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Annexation, the two-state illusion and forgetting the Palestinians

September 12, 2019 at 7:30 pm

If elected again, Israeli Prime Minister Benjamin Netanyahu has vowed to annex parts of the occupied West Bank, and the international community is scrambling to issue statements pointing out that such a move would have no legal effect. For Israel, of course, such warnings are not disconcerting. Neither are the warnings that annexation “undermine the viability of the two-state solution and the prospects for a lasting peace,” as the EU dutifully echoed without as much as a warning on accountability.

Meanwhile, in a meeting in Ramallah with Luxembourg’s Foreign Minister Jean Asselborn, Palestinian Authority leader Mahmoud Abbas said he would end all agreements with Israel if Netanyahu followed through on annexation. Needless to say, Abbas commended the EU for warning that such a move would “destroy the foundations of the political process.”

Israel is, of course, in contempt of such warnings. Far from any concern for Palestinians, the international community is preoccupied with how to salvage the remnants of its diplomacy and influence in the colonisation of Palestine, while maintaining a purported support for Palestinians and the state-building illusion. It is no secret that the PA has provided undeterred assistance in the latter – maintaining the illusion of a state safeguards its precarious existence after all.

READ: The solution to Israel’s siege on Gaza is decolonisation

But annexation and Israel’s expansion should not be overshadowed by international diplomacy or Abbas’ blundering statements. Neither should Netanyahu’s announcement be restricted to the electoral campaign. In his belligerence, US President Donald Trump has exposed the hypocrisy of the international community, as well as that of the US. Without consensus on how to stop Israel from violating international law, Netanyahu is availing himself of the opportunities to colonise additional Palestinian territory. Predictably, the international community is more concerned with pointing out how the parameters of international law are being transgressed, rather than protecting the Palestinian people’s political rights.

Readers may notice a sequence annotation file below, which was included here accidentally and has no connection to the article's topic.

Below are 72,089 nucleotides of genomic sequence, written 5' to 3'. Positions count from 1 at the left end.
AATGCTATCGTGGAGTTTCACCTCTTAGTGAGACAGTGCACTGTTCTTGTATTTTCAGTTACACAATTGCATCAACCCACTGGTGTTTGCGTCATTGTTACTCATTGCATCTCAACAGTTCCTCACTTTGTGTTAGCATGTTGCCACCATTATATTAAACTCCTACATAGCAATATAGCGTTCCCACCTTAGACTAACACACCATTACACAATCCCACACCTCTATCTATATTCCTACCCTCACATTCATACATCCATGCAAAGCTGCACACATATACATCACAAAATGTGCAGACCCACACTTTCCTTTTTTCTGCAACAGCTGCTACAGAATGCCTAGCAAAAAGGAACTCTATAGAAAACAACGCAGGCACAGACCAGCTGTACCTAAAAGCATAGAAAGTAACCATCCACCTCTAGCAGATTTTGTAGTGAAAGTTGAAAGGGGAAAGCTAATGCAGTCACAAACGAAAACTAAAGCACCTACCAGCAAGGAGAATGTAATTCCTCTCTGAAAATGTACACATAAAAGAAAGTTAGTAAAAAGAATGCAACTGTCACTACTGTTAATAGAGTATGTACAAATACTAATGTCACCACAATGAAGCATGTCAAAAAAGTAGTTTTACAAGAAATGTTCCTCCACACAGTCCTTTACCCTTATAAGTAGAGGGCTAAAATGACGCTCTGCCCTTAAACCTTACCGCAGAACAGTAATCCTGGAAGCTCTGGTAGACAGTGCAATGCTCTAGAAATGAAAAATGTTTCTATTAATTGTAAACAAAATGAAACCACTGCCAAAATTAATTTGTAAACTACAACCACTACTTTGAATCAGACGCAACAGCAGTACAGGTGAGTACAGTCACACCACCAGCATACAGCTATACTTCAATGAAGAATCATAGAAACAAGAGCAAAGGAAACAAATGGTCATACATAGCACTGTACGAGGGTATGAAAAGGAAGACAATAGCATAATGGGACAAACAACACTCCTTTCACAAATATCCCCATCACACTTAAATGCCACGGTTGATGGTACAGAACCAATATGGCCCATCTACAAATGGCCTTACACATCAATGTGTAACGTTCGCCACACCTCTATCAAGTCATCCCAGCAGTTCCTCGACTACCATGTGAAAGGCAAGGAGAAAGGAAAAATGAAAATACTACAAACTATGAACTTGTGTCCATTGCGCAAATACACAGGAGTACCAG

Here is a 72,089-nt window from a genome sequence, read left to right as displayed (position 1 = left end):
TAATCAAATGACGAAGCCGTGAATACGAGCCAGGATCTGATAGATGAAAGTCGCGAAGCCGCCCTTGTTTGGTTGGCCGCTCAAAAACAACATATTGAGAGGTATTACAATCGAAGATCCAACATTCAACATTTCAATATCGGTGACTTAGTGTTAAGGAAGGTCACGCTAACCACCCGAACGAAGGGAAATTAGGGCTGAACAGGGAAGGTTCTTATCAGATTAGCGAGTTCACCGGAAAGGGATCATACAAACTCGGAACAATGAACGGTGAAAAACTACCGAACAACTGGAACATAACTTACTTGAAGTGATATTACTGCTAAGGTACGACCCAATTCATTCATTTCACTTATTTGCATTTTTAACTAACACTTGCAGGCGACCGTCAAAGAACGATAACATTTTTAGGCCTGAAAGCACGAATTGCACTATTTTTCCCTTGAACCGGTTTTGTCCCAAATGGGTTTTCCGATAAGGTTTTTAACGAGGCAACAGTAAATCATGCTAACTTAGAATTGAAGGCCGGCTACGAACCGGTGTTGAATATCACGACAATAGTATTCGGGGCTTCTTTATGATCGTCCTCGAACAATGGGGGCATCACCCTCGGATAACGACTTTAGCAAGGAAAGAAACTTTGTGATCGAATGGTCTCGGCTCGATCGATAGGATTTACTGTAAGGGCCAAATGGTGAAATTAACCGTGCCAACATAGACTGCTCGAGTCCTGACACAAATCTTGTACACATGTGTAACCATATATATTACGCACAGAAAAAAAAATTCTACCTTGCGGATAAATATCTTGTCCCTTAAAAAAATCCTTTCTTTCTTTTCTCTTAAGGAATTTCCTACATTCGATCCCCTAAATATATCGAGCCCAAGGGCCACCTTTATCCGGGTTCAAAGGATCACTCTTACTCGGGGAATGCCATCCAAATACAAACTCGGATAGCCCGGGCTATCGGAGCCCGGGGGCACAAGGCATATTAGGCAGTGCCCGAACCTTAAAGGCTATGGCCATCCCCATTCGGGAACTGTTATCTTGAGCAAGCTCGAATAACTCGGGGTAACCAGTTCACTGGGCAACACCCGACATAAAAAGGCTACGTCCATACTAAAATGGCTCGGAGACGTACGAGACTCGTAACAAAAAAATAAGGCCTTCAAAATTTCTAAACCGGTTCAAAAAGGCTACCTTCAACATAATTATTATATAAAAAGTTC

Netanyahu has announced the legalisation of a settlement outpost in the Jordan Valley, declaring it “a step towards the application of sovereignty.”

How does the international community think it can maintain the relevance of international law, and its own institutions, when it persists in maintaining the discrepancy between human rights rhetoric and a tangible application of legislation? If international law remains tethered to referencing, the international community is allowing Israel to experiment with its interpretation, while expecting the Palestinian people to adhere to an interpretation of international law that reprimands Israel while offering no protection for the colonised.

International leniency towards Israel is an asset which Netanyahu recognises – the decision to annex parts of the occupied West Bank was described as “a gradual process”.

READ: Gantz vows Israel will keep West Bank settlement ‘blocs’ and Jordan Valley

Conversely, the PA has acquiesced to a gradual process which dispossessed Palestinians. While Netanyahu violated international law to colonise Palestine with increasing impunity, the PA waited to respond to violations, thus weakening even its own standing in the international community and, even worse, throttling Palestinian options for legitimate resistance.

For Abbas, the two-state illusion takes priority over Palestinian lives and land. This is not the first land theft by Israel; Palestinians have become synonymous with forced displacement and the imposed refugee status. Out of concern for their agenda, the international community has performed its perfunctory duty. For Abbas and the PA, Netanyahu’s annexation announcement provided another brief publicity stint in pretending to uphold the Palestinian right to liberation.

Away from this cruel charade, has any political puppet remembered the Palestinians?

The views expressed in this article belong to the author and do not necessarily reflect the editorial policy of Middle East Monitor.